Setting up the cloud: By going to the ThingSpeak website, we can understand the basics behind this technology and use it for prototyping and proof of concepts, mainly in the field of IoT and Analytics.
Sign in or Sign up according to your login credentials and set up a new channel and fill the fields according to your preference. Once the setup is done, the channel is all yours.
All the widgets necessary for this particular for this project have already been added, but you always have the freedom to add the ones that wish to and modify the widgets depending on the purpose.
The LDR values have been set up, display settings, and fields modified. The units, intervals, and range are given according to the necessity of the hour. The LED status fields can be enabled completely according to your wish as there are so many options to choose from according to your preferences.
Once this is all complete, the program can be run and you are good to go with the channel.
The LDR sensor is connected to pins 17 and 27 along with board pins 11 and 13. The circuit also consists of a 0.1 uF capacitor and LEDs all connected to the Raspberry.
After completing this step, if we go to the terminal and run the program, we will be able to see that raspberry is running and the gauge is going up; the LED status will be switched to HIGH.
The main program consists of setting up the pins, importing resistance values from the LDR, and importing system-specific data. The next step deals with the URL and importing time for delay.
The next commands are for accessing the ThingSpeak account and add the basic URL along with the API connected to the URL to project the data constantly.
The loop sets the board, sets up a warning, and connects onto pins 18, 15, and 16. The condition checks if the average is greater than 500 and then turns the light on thereby indicating the status. This value of LED is updated in the cloud thereafter. Similarly, the else condition makes sure that whenever there is sufficient light, the LEDs stay OFF to save electricity.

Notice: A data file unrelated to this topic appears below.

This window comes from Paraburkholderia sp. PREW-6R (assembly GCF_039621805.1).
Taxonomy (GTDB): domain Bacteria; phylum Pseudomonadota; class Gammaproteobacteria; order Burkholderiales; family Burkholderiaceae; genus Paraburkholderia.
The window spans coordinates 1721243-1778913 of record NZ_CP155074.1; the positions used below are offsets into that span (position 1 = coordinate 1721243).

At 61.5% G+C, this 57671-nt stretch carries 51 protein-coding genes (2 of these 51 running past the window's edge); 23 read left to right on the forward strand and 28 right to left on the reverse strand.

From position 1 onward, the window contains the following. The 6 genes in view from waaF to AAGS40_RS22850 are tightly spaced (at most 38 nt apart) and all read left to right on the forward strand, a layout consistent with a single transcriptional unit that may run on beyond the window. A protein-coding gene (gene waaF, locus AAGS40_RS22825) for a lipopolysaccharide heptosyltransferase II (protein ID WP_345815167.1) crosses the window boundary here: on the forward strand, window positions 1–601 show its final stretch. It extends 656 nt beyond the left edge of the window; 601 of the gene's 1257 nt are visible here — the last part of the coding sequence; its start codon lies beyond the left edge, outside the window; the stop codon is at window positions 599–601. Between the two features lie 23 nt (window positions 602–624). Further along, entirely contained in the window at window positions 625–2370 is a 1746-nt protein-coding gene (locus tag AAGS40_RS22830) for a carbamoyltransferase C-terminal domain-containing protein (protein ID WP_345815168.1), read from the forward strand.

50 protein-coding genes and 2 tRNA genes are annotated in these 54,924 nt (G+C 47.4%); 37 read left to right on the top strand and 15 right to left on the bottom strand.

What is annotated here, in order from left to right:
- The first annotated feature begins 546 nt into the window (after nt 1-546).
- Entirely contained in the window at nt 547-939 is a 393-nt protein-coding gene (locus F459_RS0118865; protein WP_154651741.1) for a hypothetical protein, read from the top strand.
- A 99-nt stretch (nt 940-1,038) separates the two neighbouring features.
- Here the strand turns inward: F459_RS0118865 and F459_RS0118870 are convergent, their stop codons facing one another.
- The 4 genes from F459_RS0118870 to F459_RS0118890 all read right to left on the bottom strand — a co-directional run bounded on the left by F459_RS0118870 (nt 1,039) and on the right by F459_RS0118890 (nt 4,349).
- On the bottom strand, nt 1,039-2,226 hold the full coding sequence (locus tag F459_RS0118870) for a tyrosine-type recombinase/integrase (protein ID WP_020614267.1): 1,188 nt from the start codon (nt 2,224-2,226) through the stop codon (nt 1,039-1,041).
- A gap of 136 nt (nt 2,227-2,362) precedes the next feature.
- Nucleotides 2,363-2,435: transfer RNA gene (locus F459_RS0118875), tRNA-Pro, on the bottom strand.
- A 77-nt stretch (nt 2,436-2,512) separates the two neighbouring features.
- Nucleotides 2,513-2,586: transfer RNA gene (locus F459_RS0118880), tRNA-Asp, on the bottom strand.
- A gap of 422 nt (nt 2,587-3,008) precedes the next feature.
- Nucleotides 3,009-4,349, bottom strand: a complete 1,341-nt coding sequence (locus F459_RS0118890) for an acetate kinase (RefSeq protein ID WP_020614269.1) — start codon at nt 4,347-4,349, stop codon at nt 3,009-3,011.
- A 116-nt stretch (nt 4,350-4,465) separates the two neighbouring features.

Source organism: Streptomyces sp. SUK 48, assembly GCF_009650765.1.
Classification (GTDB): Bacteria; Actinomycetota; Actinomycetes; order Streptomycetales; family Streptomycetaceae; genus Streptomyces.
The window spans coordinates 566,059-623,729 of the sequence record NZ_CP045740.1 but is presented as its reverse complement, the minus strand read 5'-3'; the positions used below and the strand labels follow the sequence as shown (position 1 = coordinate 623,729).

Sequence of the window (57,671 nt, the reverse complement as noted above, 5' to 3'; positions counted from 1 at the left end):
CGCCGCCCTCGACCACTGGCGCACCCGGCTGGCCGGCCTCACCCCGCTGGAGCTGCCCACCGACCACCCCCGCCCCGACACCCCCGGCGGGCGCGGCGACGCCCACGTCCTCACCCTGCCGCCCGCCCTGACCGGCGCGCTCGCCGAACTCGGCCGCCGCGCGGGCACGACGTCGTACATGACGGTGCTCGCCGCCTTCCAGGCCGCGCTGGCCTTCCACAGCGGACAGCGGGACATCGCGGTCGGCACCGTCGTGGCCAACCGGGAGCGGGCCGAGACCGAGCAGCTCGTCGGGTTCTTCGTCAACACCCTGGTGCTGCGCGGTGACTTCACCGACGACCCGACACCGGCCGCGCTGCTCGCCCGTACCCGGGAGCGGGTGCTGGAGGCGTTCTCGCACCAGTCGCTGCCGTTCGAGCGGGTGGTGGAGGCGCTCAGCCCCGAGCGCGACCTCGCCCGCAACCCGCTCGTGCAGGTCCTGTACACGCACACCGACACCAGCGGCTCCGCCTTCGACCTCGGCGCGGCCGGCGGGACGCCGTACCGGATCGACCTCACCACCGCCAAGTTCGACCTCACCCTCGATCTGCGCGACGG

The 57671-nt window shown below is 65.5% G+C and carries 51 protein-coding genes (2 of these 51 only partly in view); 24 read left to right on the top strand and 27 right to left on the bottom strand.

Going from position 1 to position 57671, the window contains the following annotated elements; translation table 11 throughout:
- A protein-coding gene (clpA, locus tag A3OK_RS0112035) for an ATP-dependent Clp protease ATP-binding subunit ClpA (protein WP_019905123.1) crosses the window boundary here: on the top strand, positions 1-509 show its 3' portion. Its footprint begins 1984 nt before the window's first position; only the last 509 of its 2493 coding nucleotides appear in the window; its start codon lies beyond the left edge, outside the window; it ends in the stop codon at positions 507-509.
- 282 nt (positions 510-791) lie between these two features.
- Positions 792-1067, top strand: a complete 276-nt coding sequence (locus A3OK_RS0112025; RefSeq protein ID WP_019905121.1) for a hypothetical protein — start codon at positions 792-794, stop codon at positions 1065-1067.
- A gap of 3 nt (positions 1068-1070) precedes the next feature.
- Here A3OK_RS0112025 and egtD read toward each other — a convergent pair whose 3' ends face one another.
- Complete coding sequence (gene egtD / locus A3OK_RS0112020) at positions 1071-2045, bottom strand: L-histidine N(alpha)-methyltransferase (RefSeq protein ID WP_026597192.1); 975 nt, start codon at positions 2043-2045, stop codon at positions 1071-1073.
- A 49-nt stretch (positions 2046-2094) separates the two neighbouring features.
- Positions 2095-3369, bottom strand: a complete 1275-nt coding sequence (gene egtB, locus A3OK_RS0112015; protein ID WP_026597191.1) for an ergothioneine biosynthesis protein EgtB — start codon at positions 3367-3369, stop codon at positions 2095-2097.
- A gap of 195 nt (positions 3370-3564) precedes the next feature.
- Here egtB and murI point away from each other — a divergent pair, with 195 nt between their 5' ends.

import RPi.GPIO as GPIO from ldr_pr import LDR import sys import urllib2 from time import sleep # Enter Your API key here myAPI = 'Your-Write-API-Key' # URL where we will send the data, Don't change it baseURL = 'https://api.thingspeak.com/update?api_key=%s' % myAPI try: while True: GPIO.setmode(GPIO.BOARD) GPIO.setwarnings(False) GPIO.setup(18,GPIO.OUT) GPIO.setup(15,GPIO.OUT) GPIO.setup(16,GPIO.OUT) p=0 for i in range(0,5): p=p+LDR(11,13) p_avg = p/5 if p_avg > 500: GPIO.output(18, GPIO.HIGH) GPIO.output(15, GPIO.HIGH) GPIO.output(16, GPIO.HIGH) value=1 value_1=value value_2=value value_3=value conn = urllib2.urlopen(baseURL + '&field1=%s&field2=%s&field3=%s&field4=%s&field5=%d' % (p_avg, value_1, value_2, value_3, value)) conn.close() else: GPIO.output(18, GPIO.LOW) GPIO.output(15, GPIO.LOW) GPIO.output(16, GPIO.LOW) value=0 value_1=value value_2=value value_3=value conn = urllib2.urlopen(baseURL + '&field1=%s&field2=%s&field3=%s&field4=%s&field5=%d' % (p_avg, value_1, value_2, value_3, value)) conn.close() except KeyboardInterrupt: GPIO.cleanup() sys.exit(0)
Download the code from here.